10. Could advances in pain management be made through carbon nanotubes? According to an article in the November issue of Advanced Materials, that is indeed possible. The article reports on the efforts of researchers at Oklahoma State University and the University of Texas Medical Branch to develop single-walled nanotubes that may eventually act as artificial nerve cells, control severe pain, or allow paralyzed muscles to be moved.
  11. The American Pain Society has announced that it plans to honor the country’s outstanding pain care programs by naming Clinical Centers of Excellence in Pain Management. Winners will be announced by the end of March 2007.
  12. The October 18 issue of Journal of Neuroscience included an article reporting research indicating that the brain’s dopamine system is active when someone experiences pain. The dopamine reaction is an individual phenomena and may explain why some chronic pain patients may be prone to developing addictions to certain pain medications.
  13. An article in the November 21 issue of the Proceedings of the National Academy of Sciences reported research led by Catherine Rougeot at the Pasteur Institute in Paris. Her team found that human saliva yields a natural painkiller up to six times more powerful than morphine.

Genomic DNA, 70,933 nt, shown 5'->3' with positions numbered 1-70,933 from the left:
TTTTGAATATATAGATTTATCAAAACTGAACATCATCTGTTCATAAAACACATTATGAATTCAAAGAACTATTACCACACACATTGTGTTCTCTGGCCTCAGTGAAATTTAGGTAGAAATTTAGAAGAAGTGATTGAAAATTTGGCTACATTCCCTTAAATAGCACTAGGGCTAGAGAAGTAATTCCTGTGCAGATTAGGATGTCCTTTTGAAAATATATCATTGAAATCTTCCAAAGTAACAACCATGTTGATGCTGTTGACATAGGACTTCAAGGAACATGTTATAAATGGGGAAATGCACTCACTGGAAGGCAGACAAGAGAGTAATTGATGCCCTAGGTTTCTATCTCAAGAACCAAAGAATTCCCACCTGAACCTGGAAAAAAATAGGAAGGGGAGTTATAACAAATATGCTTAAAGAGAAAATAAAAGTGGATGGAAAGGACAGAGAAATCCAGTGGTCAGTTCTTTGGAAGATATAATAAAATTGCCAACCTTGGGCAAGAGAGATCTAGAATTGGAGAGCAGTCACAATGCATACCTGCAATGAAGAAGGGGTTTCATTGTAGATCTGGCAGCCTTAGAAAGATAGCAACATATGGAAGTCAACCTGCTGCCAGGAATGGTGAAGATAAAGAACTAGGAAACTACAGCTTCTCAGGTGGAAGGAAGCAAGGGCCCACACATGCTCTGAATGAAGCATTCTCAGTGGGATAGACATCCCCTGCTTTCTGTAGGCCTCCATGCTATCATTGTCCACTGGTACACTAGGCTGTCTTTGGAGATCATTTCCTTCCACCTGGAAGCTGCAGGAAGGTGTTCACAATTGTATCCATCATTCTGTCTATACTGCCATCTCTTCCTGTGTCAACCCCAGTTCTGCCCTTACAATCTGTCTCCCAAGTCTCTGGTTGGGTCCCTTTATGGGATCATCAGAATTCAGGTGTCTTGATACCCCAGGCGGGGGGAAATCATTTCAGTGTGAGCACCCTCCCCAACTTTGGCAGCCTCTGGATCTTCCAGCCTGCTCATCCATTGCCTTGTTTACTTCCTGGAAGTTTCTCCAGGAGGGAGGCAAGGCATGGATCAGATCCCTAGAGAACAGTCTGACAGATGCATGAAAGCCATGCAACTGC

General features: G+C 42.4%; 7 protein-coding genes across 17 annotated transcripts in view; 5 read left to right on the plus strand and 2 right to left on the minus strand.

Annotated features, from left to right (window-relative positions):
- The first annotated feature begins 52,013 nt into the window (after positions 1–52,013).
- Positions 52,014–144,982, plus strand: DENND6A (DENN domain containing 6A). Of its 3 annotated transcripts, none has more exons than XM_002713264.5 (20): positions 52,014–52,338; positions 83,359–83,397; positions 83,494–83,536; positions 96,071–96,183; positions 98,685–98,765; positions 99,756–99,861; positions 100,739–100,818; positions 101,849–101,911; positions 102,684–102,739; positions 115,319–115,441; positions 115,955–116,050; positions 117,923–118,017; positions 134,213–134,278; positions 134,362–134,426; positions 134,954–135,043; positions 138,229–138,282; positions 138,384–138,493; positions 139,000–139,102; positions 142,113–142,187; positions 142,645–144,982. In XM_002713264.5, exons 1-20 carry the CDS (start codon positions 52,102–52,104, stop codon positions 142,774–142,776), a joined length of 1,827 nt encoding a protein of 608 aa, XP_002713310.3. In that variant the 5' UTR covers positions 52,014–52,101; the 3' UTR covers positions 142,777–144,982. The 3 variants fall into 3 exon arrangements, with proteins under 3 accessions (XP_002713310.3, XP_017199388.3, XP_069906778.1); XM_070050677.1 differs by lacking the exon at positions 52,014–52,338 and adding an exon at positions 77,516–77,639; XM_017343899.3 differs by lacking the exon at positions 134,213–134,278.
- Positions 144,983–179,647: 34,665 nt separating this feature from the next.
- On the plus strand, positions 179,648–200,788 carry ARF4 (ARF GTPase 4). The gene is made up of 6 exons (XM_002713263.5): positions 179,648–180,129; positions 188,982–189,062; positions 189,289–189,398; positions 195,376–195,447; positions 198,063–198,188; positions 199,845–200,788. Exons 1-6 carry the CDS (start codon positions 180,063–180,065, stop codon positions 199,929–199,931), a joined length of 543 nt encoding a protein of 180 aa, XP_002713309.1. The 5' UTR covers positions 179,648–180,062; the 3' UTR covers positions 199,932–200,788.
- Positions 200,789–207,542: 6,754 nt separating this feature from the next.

14. A recent issue of the Behavioural Brain Research journal carried an article reporting that scientists have found that synthetic antioxidants nearly eradicated pain-like behavior in almost three-quarters of mice with inflamed hind paws. The research was conducted by Robert Stephens, a professor of physiology and cell biology at Ohio State University, and colleagues at Ohio State and from Ataturk University in Turkey.

PRESCRIPTION DRUG DIVERSION

  1. As a result of an investigation conducted by federal, state, and local law enforcement agencies, seventy people were recently arrested on charges of unlawful distribution of controlled substances from eleven eastern and southeastern Kentucky counties. Eastern Kentucky has a reputation for being a “hotspot” for controlled substance abuse.
  2. Officer.com posted the second part of its two-part series, titled “Pill Pushers on the ‘Net.” The article noted that investigations of online prescription drug diversion are resource intensive and stresses the importance of cross-agency and state and federal teamwork in investigating these cases.
  3. An article in the Canadian press noted that the number 1 street drug in five cities in Canada is prescription opioids. Another article in a Maine newspaper reported that prescription drug abuse is rising in Maine.
  4. The 2007 National Drug Threat Assessment was issued the end of October.

OTHER DEVELOPMENTS OF INTEREST